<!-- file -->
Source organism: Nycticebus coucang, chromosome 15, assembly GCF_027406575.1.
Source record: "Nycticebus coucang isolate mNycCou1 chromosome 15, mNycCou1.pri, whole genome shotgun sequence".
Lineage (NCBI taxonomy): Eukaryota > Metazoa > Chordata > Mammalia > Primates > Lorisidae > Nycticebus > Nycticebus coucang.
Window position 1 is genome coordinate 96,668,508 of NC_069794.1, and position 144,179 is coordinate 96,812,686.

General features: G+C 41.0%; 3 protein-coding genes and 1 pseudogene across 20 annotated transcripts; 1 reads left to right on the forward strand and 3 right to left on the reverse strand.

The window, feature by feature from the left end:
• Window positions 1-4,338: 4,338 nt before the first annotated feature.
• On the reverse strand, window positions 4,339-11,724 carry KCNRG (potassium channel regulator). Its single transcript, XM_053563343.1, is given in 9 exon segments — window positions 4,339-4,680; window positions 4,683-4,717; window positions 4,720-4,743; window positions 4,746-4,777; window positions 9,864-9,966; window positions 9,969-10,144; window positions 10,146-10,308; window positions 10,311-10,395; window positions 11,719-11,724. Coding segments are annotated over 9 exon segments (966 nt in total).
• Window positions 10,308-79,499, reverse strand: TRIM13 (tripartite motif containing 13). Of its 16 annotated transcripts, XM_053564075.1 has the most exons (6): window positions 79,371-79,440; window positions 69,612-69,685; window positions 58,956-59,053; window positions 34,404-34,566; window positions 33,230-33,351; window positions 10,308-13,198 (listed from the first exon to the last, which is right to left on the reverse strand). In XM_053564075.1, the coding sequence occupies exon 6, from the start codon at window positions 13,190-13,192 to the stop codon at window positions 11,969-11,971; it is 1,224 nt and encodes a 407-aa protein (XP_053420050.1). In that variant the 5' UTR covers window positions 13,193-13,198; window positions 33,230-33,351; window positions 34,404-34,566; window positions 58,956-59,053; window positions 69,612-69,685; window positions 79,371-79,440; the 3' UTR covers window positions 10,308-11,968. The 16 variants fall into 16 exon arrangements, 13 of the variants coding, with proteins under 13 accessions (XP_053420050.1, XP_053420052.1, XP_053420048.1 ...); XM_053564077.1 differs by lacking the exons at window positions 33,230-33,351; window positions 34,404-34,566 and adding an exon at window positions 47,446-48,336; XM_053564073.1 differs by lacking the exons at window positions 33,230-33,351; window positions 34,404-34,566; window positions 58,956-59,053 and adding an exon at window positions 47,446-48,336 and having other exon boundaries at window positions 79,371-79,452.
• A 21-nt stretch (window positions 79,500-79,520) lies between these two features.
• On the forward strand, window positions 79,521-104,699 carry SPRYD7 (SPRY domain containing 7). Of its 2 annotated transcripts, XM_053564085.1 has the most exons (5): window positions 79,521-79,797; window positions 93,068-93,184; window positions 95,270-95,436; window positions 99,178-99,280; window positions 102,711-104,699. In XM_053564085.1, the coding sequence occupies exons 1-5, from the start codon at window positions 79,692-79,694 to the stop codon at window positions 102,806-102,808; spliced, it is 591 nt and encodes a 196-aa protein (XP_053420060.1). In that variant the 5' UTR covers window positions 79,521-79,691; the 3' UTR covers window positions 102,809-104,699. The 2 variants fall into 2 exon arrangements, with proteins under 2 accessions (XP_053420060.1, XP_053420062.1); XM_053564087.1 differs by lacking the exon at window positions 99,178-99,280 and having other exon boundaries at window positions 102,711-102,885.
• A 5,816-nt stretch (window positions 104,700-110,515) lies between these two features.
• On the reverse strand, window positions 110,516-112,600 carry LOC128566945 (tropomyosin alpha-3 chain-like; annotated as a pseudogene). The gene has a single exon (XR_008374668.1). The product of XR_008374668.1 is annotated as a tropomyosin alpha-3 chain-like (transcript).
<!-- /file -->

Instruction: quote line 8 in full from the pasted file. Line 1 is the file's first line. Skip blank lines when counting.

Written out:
• On the reverse strand, window positions 4,339-11,724 carry KCNRG (potassium channel regulator). Its single transcript, XM_053563343.1, is given in 9 exon segments — window positions 4,339-4,680; window positions 4,683-4,717; window positions 4,720-4,743; window positions 4,746-4,777; window positions 9,864-9,966; window positions 9,969-10,144; window positions 10,146-10,308; window positions 10,311-10,395; window positions 11,719-11,724. Coding segments are annotated over 9 exon segments (966 nt in total).